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3notizen@rhizome.hfbk.net's Public Feed: 3 Notizen zu: Jenny Schäfer: „...

3 Notizen zu: Jenny Schäfer: „Wertvolle Geräte“, Wassermühle Trittau 1 Rentierknochen neben Fidget-Spinnern, Dronen neben Faustkeilen. In ihren fotografischen Collagen stellt Jenny Schäfer in der Wassermühle Trittau derzeit Fundstücke des Archäologen Alfred Rust aus den 1930er Jahren mehr oder weniger alltäglichen Objekten des 21. Jahrhunderts gegenüber. 2 Worin besteht nun der wesentliche Unterschied zwischen Kunst-, Kult- und Gebrauchsgegenständen - das scheint natürlich zunächst eine der Fragen, die sich auf den ästhetisch ansprechend inszenierten Bildkombinationen manifestieren. Wird in tausenden Jahren noch zwischen Kunst und Gebrauch unterschieden – und wie wird Objekten überhaupt "Wert" zugeschrieben? 3 Noch spannender ist aber ein anderer Punkt. Denn während das Werkzeug der ästhetischen Inszenierung zur Sphäre der Kunstgalerie gehört, präsentiert sich die Archäologie in historischen Museen meist als rein dokumentierende Wissenschaft. Mit ihrer kreativen Neuordnung von Alfred Rusts Funden zeigt Schäfer aber auch die (oft auch ideologiegetriebene) Interpretation, Auslegung, Inszenierung von Fundgegenständen – und damit die Erschaffung von Geschichte überhaupt – als rein willkürlichen Akt. 3 Notizen zu: Jenny Schäfer: Wertvolle Geräte, Wassermühle Trittau, bis 11.3.2018

https://rhizome.hfbk.net/p/65457


Ausstellungsansicht "Schule der Folgenlosigkeit. Übungen für ein anderes Leben" im Museum für Kunst und Gewerbe Hamburg; photo: Maximilian Schwarzmann

School of No Consequences

Everyone is talking about consequences: The consequences of climate change, the Corona pandemic or digitalization. Friedrich von Borries (professor of design theory), on the other hand, is dedicated to consequence-free design. In “School of No Consequences. Exercises for a New Life” at the Museum für Kunst und Gewerbe Hamburg, he links collection objects with a "self-learning room" set up especially for the exhibition in such a way that a new perspective on "sustainability" emerges and supposedly universally valid ideas of a "proper life" are questioned.

Annual Exhibition 2021 at the HFBK

Annual exhibition a bit different: From February 12- 14, 2021 students at the Hamburg University of Fine Arts, together with their professors, had developed a variety of presentations on different communication channels. The formats ranged from streamed live performances to video programs, radio broadcasts, a telephone hotline, online conferences, and a web store for editions. In addition, isolated interventions could be discovered in the outdoor space of the HFBK and in the city.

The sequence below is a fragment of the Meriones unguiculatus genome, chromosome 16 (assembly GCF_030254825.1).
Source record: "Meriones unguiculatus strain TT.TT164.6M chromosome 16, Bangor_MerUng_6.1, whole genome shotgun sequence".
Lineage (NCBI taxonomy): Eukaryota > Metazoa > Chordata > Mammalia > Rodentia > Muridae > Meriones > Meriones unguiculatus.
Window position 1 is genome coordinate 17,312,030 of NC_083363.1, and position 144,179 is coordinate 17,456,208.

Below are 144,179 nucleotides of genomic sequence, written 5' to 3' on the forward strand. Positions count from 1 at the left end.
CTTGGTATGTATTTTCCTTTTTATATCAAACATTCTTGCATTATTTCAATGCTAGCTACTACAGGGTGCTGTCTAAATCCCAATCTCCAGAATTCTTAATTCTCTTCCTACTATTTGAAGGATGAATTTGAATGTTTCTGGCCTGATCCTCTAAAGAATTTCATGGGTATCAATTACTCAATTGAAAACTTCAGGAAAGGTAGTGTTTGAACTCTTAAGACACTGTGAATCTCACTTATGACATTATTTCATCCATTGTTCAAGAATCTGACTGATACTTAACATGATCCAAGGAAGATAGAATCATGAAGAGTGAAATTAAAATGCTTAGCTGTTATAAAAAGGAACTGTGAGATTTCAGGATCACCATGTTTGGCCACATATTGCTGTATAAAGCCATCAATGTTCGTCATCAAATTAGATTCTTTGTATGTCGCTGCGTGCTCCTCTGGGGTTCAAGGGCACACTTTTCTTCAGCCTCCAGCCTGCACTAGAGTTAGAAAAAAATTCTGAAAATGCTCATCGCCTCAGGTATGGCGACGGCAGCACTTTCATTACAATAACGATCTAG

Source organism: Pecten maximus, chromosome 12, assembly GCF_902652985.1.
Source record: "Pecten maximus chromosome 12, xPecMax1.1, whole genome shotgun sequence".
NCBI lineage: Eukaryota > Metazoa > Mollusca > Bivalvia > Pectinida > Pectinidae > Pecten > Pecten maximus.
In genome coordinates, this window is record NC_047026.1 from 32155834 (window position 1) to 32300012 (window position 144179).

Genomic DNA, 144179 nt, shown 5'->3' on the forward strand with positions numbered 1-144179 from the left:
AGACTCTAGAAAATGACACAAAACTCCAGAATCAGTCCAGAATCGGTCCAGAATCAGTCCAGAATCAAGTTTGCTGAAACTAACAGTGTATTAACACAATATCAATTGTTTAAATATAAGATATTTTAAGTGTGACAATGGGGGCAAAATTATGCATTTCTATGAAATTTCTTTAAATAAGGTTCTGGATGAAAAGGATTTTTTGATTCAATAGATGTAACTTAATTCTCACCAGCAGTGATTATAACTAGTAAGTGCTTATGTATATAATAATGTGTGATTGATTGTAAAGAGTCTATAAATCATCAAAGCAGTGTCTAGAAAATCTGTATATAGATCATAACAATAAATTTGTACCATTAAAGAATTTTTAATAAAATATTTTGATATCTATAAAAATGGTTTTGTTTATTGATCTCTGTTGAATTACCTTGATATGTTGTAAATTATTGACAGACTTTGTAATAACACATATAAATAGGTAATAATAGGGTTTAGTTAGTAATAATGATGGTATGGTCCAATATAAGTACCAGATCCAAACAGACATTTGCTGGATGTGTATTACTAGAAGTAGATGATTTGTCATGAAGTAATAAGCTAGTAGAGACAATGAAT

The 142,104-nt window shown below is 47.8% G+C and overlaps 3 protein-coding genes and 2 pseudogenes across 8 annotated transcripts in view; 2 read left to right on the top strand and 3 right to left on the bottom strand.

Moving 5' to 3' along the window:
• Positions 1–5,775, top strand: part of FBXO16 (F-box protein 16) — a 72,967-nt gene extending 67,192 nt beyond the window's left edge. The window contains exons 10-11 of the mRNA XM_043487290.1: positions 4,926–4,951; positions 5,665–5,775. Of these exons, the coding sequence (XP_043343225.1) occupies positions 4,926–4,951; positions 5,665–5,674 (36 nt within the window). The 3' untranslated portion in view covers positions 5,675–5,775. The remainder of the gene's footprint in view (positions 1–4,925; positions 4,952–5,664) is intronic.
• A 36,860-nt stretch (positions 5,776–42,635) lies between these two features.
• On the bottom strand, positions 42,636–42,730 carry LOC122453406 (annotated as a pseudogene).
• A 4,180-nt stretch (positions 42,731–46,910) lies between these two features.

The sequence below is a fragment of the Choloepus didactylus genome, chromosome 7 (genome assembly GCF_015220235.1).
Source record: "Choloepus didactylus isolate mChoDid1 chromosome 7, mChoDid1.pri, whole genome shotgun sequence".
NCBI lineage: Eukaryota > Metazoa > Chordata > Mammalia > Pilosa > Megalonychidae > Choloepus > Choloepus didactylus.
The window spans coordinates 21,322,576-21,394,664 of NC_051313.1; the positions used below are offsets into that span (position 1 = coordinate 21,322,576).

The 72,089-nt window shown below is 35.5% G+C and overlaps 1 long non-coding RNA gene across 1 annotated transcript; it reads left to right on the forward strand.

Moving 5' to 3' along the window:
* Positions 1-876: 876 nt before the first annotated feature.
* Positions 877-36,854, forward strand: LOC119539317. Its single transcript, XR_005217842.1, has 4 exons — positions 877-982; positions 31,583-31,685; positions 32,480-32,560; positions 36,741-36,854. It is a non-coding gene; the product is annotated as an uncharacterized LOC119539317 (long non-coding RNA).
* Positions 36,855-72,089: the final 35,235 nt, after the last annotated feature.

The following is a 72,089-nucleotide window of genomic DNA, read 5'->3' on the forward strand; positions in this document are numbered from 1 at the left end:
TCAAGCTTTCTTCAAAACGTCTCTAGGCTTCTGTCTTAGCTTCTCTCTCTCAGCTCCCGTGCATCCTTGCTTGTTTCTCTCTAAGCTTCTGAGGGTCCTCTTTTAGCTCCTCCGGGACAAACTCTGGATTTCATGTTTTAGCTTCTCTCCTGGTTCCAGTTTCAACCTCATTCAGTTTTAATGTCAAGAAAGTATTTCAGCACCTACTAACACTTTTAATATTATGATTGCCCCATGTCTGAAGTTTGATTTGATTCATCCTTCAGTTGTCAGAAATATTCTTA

Public Information Day 2021

How do I become an art student? How does the application process work? Can I also study to become a teacher at the HFBK? These and other questions about studying art were answered by professors, students and staff at the HFBK during the Public Information Day on February 13, 2021. In addition, there will be an appointment specifically for English-speaking prospective students on February 23 at 2 pm.

Katja Pilipenko

Semestereröffnung und Hiscox-Preisverleihung 2020

On the evening of November 4, the HFBK celebrated the opening of the academic year 2020/21 as well as the awarding of the Hiscox Art Prize in a livestream - offline with enough distance and yet together online.

photo: Tim Albrecht

Art defies Corona: Graduate Show 2020

With a two-month delay, the Graduate Show took place this year on the 19 and 20 September. More than 140 students showed their artistic graduation projects, from painting to sound installation.

Exhibition Transparencies with works by Elena Crijnen, Annika Faescke, Svenja Frank, Francis Kussatz, Anne Meerpohl, Elisa Nessler, Julia Nordholz, Florentine Pahl, Cristina Rüesch, Janka Schubert, Wiebke Schwarzhans, Rosa Thiemer, Lea van Hall. Organized by Prof. Verena Issel and Fabian Hesse; photo: Screenshot

Teaching Art Online at the HFBK

How the university brings together its artistic interdisciplinary study structure with digital formats and their possibilities.

Alltagsrealität oder Klischee?; photo: Tim Albrecht

HFBK Graduate Survey

Studying art - and what comes next? The clichéd images stand their ground: Those who have studied art either become taxi drivers, work in a bar or marry rich. But only very few people could really live from art – especially in times of global crises. The HFBK Hamburg wanted to know more about this and commissioned the Faculty of Economics and Social Sciences at the University of Hamburg to conduct a broad-based survey of its graduates from the last 15 years.

Ausstellung Social Design, Museum für Kunst und Gewerbe Hamburg, Teilansicht; photo: MKG Hamburg

How political is Social Design?

Social Design, as its own claim is often formulated, wants to address social grievances and ideally change them. Therefore, it sees itself as critical of society – and at the same time optimizes the existing. So what is the political dimension of Social Design – is it a motor for change or does it contribute to stabilizing and normalizing existing injustices?